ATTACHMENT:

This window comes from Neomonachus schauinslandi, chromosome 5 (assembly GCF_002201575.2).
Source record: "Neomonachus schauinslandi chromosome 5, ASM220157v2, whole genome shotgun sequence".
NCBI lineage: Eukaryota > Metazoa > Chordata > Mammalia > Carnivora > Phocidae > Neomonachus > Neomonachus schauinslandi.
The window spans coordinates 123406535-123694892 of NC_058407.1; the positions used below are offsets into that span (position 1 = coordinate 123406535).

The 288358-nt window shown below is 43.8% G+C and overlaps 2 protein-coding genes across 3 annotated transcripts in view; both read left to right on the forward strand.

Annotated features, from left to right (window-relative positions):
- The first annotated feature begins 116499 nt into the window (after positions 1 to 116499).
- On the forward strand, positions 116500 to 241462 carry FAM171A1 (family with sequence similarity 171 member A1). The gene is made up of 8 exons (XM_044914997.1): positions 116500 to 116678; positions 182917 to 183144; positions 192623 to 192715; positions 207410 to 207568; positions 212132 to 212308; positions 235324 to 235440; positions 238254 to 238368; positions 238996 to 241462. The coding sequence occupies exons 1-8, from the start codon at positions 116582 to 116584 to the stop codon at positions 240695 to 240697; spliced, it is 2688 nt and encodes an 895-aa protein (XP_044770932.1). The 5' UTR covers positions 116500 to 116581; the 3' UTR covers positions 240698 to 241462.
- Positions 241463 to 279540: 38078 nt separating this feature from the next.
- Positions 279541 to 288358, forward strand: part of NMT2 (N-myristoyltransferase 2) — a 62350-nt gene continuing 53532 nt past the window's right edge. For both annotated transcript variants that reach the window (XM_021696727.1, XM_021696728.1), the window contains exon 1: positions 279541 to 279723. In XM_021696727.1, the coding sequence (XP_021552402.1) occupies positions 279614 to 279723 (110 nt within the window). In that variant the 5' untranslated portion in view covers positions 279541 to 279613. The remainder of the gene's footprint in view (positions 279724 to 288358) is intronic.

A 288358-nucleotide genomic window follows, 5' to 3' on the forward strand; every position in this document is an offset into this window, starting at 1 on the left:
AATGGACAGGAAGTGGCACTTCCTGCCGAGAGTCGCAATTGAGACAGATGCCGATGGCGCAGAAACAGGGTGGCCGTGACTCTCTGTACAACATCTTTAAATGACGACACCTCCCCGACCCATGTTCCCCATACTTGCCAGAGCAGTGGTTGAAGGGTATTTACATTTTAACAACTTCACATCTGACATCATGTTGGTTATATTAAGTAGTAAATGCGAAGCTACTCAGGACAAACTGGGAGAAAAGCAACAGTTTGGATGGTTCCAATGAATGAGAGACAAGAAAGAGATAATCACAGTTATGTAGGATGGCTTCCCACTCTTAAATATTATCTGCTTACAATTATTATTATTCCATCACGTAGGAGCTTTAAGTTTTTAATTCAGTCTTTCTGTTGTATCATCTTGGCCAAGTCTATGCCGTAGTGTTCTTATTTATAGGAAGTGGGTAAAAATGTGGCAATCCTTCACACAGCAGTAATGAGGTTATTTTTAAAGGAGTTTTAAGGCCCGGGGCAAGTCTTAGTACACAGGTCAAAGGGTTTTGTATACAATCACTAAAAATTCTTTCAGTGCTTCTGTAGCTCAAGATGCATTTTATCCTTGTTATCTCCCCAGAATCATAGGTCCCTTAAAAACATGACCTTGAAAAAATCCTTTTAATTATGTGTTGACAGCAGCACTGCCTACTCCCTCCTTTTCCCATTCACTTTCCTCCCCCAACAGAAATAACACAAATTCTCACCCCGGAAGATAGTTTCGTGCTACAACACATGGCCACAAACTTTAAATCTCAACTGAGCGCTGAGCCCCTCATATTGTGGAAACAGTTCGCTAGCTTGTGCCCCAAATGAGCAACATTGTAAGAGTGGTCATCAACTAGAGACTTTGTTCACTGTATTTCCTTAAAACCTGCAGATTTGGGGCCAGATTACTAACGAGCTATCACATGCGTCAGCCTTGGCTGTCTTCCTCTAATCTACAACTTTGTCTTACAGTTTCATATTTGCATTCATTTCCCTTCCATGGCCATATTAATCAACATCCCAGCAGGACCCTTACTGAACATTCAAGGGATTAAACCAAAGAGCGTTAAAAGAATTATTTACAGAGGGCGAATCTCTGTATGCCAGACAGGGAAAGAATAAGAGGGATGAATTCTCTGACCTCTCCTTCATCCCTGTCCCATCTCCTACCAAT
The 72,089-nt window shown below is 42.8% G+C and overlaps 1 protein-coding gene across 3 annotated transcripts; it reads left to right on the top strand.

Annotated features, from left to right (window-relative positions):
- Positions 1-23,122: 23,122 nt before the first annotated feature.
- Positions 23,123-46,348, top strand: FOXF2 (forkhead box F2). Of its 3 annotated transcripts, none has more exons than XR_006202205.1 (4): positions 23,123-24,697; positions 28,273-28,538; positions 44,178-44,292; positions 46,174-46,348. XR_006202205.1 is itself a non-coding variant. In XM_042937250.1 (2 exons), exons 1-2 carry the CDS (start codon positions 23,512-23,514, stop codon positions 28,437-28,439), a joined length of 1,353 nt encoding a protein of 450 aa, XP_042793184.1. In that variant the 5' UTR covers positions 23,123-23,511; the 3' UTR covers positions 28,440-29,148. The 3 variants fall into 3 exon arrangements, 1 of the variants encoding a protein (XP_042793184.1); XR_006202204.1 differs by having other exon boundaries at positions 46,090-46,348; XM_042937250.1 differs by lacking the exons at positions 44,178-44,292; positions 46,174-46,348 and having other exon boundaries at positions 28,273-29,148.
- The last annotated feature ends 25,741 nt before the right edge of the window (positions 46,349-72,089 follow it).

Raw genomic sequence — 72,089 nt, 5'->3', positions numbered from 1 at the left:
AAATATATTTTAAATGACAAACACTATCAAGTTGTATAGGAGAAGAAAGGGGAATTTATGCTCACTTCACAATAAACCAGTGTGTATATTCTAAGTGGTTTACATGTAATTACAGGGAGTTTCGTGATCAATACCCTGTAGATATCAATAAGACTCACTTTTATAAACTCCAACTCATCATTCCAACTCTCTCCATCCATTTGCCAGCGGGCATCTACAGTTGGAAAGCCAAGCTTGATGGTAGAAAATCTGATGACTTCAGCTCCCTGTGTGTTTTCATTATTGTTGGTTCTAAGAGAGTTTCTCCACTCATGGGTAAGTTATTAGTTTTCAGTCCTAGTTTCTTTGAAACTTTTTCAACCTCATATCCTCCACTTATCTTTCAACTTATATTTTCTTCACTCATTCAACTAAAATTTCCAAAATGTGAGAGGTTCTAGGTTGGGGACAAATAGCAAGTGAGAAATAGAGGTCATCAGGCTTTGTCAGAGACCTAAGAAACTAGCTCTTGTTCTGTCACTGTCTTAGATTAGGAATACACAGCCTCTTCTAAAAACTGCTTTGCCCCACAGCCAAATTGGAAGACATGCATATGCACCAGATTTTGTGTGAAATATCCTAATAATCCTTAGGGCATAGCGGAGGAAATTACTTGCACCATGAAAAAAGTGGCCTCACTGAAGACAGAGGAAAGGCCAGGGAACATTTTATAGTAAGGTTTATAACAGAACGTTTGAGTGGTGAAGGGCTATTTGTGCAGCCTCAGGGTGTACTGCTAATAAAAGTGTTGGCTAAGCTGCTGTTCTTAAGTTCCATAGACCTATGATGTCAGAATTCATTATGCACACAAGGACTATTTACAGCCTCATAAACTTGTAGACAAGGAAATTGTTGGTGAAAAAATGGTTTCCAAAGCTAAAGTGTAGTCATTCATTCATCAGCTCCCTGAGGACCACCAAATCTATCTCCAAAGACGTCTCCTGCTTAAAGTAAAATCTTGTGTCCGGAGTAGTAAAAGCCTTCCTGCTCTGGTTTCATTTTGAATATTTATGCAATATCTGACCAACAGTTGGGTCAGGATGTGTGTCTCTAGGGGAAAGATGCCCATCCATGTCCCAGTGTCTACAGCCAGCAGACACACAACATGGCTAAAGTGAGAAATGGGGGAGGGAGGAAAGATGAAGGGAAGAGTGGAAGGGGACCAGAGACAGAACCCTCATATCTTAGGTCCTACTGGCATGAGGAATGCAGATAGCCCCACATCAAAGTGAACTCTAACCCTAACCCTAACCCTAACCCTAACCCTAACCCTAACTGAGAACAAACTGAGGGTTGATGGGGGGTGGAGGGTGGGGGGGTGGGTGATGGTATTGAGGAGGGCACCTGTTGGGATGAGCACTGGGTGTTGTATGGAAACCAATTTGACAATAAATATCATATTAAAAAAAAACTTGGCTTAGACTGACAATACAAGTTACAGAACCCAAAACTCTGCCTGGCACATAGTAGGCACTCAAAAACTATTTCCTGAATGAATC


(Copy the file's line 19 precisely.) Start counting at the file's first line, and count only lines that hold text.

AAATATATTTTAAATGACAAACACTATCAAGTTGTATAGGAGAAGAAAGGGGAATTTATGCTCACTTCACAATAAACCAGTGTGTATATTCTAAGTGGTTTACATGTAATTACAGGGAGTTTCGTGATCAATACCCTGTAGATATCAATAAGACTCACTTTTATAAACTCCAACTCATCATTCCAACTCTCTCCATCCATTTGCCAGCGGGCATCTACAGTTGGAAAGCCAAGCTTGATGGTAGAAAATCTGATGACTTCAGCTCCCTGTGTGTTTTCATTATTGTTGGTTCTAAGAGAGTTTCTCCACTCATGGGTAAGTTATTAGTTTTCAGTCCTAGTTTCTTTGAAACTTTTTCAACCTCATATCCTCCACTTATCTTTCAACTTATATTTTCTTCACTCATTCAACTAAAATTTCCAAAATGTGAGAGGTTCTAGGTTGGGGACAAATAGCAAGTGAGAAATAGAGGTCATCAGGCTTTGTCAGAGACCTAAGAAACTAGCTCTTGTTCTGTCACTGTCTTAGATTAGGAATACACAGCCTCTTCTAAAAACTGCTTTGCCCCACAGCCAAATTGGAAGACATGCATATGCACCAGATTTTGTGTGAAATATCCTAATAATCCTTAGGGCATAGCGGAGGAAATTACTTGCACCATGAAAAAAGTGGCCTCACTGAAGACAGAGGAAAGGCCAGGGAACATTTTATAGTAAGGTTTATAACAGAACGTTTGAGTGGTGAAGGGCTATTTGTGCAGCCTCAGGGTGTACTGCTAATAAAAGTGTTGGCTAAGCTGCTGTTCTTAAGTTCCATAGACCTATGATGTCAGAATTCATTATGCACACAAGGACTATTTACAGCCTCATAAACTTGTAGACAAGGAAATTGTTGGTGAAAAAATGGTTTCCAAAGCTAAAGTGTAGTCATTCATTCATCAGCTCCCTGAGGACCACCAAATCTATCTCCAAAGACGTCTCCTGCTTAAAGTAAAATCTTGTGTCCGGAGTAGTAAAAGCCTTCCTGCTCTGGTTTCATTTTGAATATTTATGCAATATCTGACCAACAGTTGGGTCAGGATGTGTGTCTCTAGGGGAAAGATGCCCATCCATGTCCCAGTGTCTACAGCCAGCAGACACACAACATGGCTAAAGTGAGAAATGGGGGAGGGAGGAAAGATGAAGGGAAGAGTGGAAGGGGACCAGAGACAGAACCCTCATATCTTAGGTCCTACTGGCATGAGGAATGCAGATAGCCCCACATCAAAGTGAACTCTAACCCTAACCCTAACCCTAACCCTAACCCTAACCCTAACTGAGAACAAACTGAGGGTTGATGGGGGGTGGAGGGTGGGGGGGTGGGTGATGGTATTGAGGAGGGCACCTGTTGGGATGAGCACTGGGTGTTGTATGGAAACCAATTTGACAATAAATATCATATTAAAAAAAAACTTGGCTTAGACTGACAATACAAGTTACAGAACCCAAAACTCTGCCTGGCACATAGTAGGCACTCAAAAACTATTTCCTGAATGAATC